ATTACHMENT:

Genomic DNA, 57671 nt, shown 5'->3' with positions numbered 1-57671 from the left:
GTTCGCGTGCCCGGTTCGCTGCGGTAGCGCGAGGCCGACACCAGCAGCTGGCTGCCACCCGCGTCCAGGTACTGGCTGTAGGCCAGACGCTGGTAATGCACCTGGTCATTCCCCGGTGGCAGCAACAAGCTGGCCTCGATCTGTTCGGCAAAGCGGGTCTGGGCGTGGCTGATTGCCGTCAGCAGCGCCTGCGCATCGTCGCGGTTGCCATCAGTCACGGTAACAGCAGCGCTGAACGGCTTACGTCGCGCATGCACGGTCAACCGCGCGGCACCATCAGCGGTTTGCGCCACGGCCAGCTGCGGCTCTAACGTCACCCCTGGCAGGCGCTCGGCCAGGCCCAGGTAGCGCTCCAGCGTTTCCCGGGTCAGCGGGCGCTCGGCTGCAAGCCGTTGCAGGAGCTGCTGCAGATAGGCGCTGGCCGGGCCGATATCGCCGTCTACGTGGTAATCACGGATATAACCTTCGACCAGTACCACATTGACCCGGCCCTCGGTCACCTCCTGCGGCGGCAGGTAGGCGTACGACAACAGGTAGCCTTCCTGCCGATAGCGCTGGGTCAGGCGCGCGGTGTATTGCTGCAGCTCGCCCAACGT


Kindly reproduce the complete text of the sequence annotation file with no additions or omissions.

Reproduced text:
Genomic DNA, 57671 nt, shown 5'->3' with positions numbered 1-57671 from the left:
GTTCGCGTGCCCGGTTCGCTGCGGTAGCGCGAGGCCGACACCAGCAGCTGGCTGCCACCCGCGTCCAGGTACTGGCTGTAGGCCAGACGCTGGTAATGCACCTGGTCATTCCCCGGTGGCAGCAACAAGCTGGCCTCGATCTGTTCGGCAAAGCGGGTCTGGGCGTGGCTGATTGCCGTCAGCAGCGCCTGCGCATCGTCGCGGTTGCCATCAGTCACGGTAACAGCAGCGCTGAACGGCTTACGTCGCGCATGCACGGTCAACCGCGCGGCACCATCAGCGGTTTGCGCCACGGCCAGCTGCGGCTCTAACGTCACCCCTGGCAGGCGCTCGGCCAGGCCCAGGTAGCGCTCCAGCGTTTCCCGGGTCAGCGGGCGCTCGGCTGCAAGCCGTTGCAGGAGCTGCTGCAGATAGGCGCTGGCCGGGCCGATATCGCCGTCTACGTGGTAATCACGGATATAACCTTCGACCAGTACCACATTGACCCGGCCCTCGGTCACCTCCTGCGGCGGCAGGTAGGCGTACGACAACAGGTAGCCTTCCTGCCGATAGCGCTGGGTCAGGCGCGCGGTGTATTGCTGCAGCTCGCCCAACGT